Revision 19 for 'Septic-embolic encephalitis'

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Septic-embolic encephalitis

Septic-embolic encephalitis (SEE), also referred as septic-embolic brain abscess, corresponds to a focal or diffuse brain infection, ischemic and hemorrhagic damages following an infective thromboembolism from any part of the body 1. It is usually caused by bacterial infections from endocarditis


Septic-embolic encephalitis must be differentiated from sepsis-associated encephalopathy, which is a clinical syndrome related to a diffuse brain dysfunction in the context of sepsis and without overt central nervous system (CNS) infection 5.


In most series CNS involvement during the course of infective endocarditis occurs in 20% to 40% of cases 2

Clinical presentation

Symptoms can vary from headache to unconsciousness, the most common are 1,3: fever, toxic encephalopathy (characterized by mental status changes and psychosis), meningism signs, headache and seizures. 

Ischemic stroke is the most common mode of presentation of patients with SEE 1

Risk factors
  • cardiac disease:
    • rheumatic cardiovascular disease
    • mitral valve prolapse
    • prosthetic cardiac valves
    • congenital heart disease 
  • drug addiction (intravenous drugs)
  • immunocompromised patients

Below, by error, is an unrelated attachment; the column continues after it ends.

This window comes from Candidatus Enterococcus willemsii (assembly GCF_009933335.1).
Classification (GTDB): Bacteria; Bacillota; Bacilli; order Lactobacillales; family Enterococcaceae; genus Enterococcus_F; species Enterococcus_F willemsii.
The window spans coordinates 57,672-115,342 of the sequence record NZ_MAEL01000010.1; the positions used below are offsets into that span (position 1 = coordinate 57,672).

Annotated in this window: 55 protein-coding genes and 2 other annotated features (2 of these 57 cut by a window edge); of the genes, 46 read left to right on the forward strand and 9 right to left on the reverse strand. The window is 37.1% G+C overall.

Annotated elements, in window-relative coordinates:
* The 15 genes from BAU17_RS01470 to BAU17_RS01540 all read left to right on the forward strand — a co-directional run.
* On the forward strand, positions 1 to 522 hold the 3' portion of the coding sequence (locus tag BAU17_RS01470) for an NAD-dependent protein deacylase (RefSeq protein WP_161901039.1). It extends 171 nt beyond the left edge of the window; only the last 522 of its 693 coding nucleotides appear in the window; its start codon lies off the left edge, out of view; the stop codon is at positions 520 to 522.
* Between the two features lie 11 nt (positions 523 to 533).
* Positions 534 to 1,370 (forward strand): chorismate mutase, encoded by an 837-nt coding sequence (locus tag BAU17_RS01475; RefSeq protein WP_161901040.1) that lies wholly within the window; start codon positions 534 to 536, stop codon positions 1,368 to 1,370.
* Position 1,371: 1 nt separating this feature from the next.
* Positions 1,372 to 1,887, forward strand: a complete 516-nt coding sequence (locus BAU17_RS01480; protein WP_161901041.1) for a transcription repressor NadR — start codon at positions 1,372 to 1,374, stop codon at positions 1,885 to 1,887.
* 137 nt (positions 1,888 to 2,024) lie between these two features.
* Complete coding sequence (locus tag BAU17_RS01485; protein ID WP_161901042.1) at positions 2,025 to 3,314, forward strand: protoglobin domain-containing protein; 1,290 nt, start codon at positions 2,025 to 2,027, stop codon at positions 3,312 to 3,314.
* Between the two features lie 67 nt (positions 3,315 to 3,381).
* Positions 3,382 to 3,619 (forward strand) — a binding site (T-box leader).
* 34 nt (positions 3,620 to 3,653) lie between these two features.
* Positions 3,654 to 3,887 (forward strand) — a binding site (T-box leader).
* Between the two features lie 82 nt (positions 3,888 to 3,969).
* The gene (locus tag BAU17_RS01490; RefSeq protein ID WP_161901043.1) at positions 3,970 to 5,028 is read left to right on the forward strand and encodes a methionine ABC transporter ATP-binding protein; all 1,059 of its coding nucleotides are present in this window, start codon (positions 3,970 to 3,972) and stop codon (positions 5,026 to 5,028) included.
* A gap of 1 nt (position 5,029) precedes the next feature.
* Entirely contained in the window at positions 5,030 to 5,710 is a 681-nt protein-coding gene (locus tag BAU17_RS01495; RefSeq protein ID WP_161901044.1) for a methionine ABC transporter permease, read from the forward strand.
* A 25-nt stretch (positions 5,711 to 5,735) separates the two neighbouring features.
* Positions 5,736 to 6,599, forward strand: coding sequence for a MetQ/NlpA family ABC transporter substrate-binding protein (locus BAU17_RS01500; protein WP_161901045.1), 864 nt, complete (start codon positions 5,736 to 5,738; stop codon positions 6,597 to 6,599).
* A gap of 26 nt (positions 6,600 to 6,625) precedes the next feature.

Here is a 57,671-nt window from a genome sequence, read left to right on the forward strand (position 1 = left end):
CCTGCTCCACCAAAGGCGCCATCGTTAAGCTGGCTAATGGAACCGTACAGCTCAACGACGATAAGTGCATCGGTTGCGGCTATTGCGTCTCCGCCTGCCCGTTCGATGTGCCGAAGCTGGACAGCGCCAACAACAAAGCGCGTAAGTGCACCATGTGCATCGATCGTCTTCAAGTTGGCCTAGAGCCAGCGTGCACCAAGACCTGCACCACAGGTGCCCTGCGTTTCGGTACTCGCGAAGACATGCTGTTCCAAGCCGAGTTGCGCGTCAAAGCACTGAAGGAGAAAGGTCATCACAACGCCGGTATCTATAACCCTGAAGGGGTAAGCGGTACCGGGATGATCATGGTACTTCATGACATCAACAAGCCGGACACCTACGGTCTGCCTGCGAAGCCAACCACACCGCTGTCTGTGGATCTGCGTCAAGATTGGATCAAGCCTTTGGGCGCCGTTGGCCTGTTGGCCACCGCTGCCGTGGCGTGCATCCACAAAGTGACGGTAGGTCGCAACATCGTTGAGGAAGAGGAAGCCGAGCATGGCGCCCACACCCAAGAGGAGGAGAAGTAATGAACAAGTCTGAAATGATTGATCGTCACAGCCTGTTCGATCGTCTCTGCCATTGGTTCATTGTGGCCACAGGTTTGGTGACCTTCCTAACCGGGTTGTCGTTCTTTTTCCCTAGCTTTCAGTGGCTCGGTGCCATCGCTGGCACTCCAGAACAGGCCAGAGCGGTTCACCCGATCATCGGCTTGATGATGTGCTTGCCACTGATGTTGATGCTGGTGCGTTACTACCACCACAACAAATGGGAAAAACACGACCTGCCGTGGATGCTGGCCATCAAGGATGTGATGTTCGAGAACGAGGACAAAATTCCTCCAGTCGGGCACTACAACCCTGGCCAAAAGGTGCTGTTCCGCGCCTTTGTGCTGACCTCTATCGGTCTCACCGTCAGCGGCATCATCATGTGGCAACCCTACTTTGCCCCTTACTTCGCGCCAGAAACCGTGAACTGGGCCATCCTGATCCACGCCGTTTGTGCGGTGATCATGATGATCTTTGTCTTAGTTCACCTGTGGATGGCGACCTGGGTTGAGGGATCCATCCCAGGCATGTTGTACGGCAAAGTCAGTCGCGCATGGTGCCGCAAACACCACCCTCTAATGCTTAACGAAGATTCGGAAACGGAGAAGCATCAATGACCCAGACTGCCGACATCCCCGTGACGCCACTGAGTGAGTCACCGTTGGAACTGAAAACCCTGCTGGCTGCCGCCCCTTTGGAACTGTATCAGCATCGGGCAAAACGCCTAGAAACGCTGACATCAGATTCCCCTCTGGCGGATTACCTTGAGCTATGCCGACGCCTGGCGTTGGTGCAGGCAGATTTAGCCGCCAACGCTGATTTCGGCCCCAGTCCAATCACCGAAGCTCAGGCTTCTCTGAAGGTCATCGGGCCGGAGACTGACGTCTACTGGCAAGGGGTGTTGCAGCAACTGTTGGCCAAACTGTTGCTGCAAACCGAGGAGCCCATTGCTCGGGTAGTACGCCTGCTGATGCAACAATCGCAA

• central venous catheter 
  • arteriovenous shunts  


In a context of an infectious site in the body, some etiological agents can get in the CNS carried by arterial blood. The most common explanations for this are 1-4

  • infections on heart left chambers (aortic and mitral valve endocarditis)
  • pulmonary infectious 
  • infections in other body sites that can get the arterial circulation by an arteriovenous shunt

There are three main pathogenic mechanism of brain damage 4:

  • occlusion of cerebral arteries by septic and thrombotic emboli (e.g. arising from heart valve vegetations): it can result in focal ischemia, cerebral hemorrhage, or both
  • meninges, brain, parenchyma, or vascular walls infection by septic emboli or bacteremia. Numerous microabscesses can be seen and occasionally they coalesce to form space-occupying macroabscesses.
  • toxic and immune mediated injury
  • Staphylococcus aureus (most common)
  • Streptococcus viridans
  • fungal infection

Radiographic features

In almost 90% of cases SEE findings occurs in the distribution of middle cerebral artery (MCA) due the anatomical circulation features that favored it, and rarely in the posterior circulation 1


MRI is superior to CT in depicting the different stages of SEE evolution.

Hypodense areas of ischemic infarction along with hyperdense hemorrhagic areas may be spotted in the anterior circulation territories. Contrasted images are essential to evaluate abscess formation. 

Local arteritis can promote mycotic aneurysm and vascular ruptures.

Treatment and prognosis

Prompt institution of empiric antimicrobial treatment must be done until the results of culture are available. In cases that emboli continue to form despite antimicrobial treatment, surgical heart valve replacement may be necessary. 
Mycotic aneurysm: many regress spontaneously under clinical treatment, however persistent ones may need surgical or endovascular treatment 4.

See also

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